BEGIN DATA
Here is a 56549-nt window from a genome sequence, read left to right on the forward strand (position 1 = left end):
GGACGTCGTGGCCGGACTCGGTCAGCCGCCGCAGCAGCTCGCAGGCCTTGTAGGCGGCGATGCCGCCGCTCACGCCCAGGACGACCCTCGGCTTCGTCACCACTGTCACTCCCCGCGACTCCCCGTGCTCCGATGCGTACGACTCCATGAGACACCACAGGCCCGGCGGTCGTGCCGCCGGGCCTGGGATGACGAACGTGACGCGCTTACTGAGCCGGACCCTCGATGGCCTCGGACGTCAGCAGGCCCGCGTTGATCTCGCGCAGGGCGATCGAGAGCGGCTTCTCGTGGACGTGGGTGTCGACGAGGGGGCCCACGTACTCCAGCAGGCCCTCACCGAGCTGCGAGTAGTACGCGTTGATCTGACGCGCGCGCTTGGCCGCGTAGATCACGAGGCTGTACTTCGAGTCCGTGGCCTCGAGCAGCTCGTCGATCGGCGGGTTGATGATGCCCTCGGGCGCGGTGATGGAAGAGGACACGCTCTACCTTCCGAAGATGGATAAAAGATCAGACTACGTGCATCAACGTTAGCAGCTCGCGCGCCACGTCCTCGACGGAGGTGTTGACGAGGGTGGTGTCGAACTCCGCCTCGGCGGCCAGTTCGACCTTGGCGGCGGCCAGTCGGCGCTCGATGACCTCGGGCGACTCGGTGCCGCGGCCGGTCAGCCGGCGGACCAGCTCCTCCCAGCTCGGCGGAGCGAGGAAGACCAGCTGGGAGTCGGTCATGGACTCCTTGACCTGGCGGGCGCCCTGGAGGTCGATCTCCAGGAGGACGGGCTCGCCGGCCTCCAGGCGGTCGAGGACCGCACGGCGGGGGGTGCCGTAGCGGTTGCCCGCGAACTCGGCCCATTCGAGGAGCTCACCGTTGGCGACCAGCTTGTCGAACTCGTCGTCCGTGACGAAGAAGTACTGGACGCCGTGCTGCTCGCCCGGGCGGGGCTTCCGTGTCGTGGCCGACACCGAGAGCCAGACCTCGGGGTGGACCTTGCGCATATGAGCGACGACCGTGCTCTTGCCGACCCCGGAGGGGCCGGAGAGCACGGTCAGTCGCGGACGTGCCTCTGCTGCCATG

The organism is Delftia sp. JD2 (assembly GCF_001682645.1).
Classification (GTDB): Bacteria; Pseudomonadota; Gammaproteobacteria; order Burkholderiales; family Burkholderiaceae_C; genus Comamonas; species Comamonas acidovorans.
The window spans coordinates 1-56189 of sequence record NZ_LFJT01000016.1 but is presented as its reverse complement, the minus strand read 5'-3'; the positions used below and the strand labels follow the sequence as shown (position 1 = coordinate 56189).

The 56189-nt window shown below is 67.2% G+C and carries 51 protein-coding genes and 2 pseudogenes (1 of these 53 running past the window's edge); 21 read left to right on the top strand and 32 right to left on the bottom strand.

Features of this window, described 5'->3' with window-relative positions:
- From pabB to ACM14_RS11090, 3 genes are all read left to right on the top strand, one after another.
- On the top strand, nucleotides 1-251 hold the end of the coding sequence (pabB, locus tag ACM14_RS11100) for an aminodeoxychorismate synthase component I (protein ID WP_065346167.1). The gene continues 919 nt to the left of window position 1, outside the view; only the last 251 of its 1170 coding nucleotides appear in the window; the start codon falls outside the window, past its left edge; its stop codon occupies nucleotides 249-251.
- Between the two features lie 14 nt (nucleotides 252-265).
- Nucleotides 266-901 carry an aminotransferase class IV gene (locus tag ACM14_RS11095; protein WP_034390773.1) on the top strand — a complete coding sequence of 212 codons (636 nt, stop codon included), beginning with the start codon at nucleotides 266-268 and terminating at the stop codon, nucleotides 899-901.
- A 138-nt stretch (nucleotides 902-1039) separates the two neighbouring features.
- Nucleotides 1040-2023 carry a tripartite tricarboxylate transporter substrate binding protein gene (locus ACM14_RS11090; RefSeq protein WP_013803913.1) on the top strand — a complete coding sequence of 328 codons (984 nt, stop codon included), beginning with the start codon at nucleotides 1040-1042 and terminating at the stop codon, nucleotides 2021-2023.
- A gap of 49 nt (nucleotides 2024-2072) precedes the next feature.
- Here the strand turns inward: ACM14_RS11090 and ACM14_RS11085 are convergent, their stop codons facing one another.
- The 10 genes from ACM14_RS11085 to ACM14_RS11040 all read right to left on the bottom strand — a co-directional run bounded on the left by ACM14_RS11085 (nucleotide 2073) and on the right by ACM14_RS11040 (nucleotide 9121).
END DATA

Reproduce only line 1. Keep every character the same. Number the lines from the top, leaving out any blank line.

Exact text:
Here is a 56549-nt window from a genome sequence, read left to right on the forward strand (position 1 = left end):